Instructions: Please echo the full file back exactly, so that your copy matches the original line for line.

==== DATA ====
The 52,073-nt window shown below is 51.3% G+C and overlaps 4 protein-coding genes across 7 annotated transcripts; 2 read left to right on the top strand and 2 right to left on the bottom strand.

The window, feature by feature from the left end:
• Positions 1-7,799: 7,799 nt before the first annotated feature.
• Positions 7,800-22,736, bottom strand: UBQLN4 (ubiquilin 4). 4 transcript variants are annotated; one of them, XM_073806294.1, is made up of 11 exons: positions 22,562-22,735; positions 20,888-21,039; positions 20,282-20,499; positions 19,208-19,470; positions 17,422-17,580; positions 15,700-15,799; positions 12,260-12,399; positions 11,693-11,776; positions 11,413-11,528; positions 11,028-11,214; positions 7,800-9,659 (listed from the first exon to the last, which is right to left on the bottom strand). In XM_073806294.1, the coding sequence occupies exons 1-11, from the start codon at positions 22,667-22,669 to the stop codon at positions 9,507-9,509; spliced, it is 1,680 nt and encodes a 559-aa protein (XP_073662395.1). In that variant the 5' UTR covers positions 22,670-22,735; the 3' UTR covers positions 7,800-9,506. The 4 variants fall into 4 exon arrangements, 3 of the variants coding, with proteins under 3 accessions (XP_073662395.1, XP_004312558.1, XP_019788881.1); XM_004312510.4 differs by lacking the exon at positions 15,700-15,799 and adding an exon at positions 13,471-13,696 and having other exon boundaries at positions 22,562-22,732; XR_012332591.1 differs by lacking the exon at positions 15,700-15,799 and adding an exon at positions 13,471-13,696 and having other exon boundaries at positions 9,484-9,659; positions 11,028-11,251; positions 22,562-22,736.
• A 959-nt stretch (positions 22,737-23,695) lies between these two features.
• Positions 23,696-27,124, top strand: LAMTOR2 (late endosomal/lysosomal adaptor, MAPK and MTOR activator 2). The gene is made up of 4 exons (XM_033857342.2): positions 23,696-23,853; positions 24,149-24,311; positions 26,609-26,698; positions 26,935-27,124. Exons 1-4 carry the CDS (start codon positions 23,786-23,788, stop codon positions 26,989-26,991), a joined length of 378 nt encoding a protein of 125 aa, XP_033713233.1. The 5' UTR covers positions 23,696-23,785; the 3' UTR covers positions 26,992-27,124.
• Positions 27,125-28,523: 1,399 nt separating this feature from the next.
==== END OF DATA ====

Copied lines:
The 52,073-nt window shown below is 51.3% G+C and overlaps 4 protein-coding genes across 7 annotated transcripts; 2 read left to right on the top strand and 2 right to left on the bottom strand.

The window, feature by feature from the left end:
• Positions 1-7,799: 7,799 nt before the first annotated feature.
• Positions 7,800-22,736, bottom strand: UBQLN4 (ubiquilin 4). 4 transcript variants are annotated; one of them, XM_073806294.1, is made up of 11 exons: positions 22,562-22,735; positions 20,888-21,039; positions 20,282-20,499; positions 19,208-19,470; positions 17,422-17,580; positions 15,700-15,799; positions 12,260-12,399; positions 11,693-11,776; positions 11,413-11,528; positions 11,028-11,214; positions 7,800-9,659 (listed from the first exon to the last, which is right to left on the bottom strand). In XM_073806294.1, the coding sequence occupies exons 1-11, from the start codon at positions 22,667-22,669 to the stop codon at positions 9,507-9,509; spliced, it is 1,680 nt and encodes a 559-aa protein (XP_073662395.1). In that variant the 5' UTR covers positions 22,670-22,735; the 3' UTR covers positions 7,800-9,506. The 4 variants fall into 4 exon arrangements, 3 of the variants coding, with proteins under 3 accessions (XP_073662395.1, XP_004312558.1, XP_019788881.1); XM_004312510.4 differs by lacking the exon at positions 15,700-15,799 and adding an exon at positions 13,471-13,696 and having other exon boundaries at positions 22,562-22,732; XR_012332591.1 differs by lacking the exon at positions 15,700-15,799 and adding an exon at positions 13,471-13,696 and having other exon boundaries at positions 9,484-9,659; positions 11,028-11,251; positions 22,562-22,736.
• A 959-nt stretch (positions 22,737-23,695) lies between these two features.
• Positions 23,696-27,124, top strand: LAMTOR2 (late endosomal/lysosomal adaptor, MAPK and MTOR activator 2). The gene is made up of 4 exons (XM_033857342.2): positions 23,696-23,853; positions 24,149-24,311; positions 26,609-26,698; positions 26,935-27,124. Exons 1-4 carry the CDS (start codon positions 23,786-23,788, stop codon positions 26,989-26,991), a joined length of 378 nt encoding a protein of 125 aa, XP_033713233.1. The 5' UTR covers positions 23,696-23,785; the 3' UTR covers positions 26,992-27,124.
• Positions 27,125-28,523: 1,399 nt separating this feature from the next.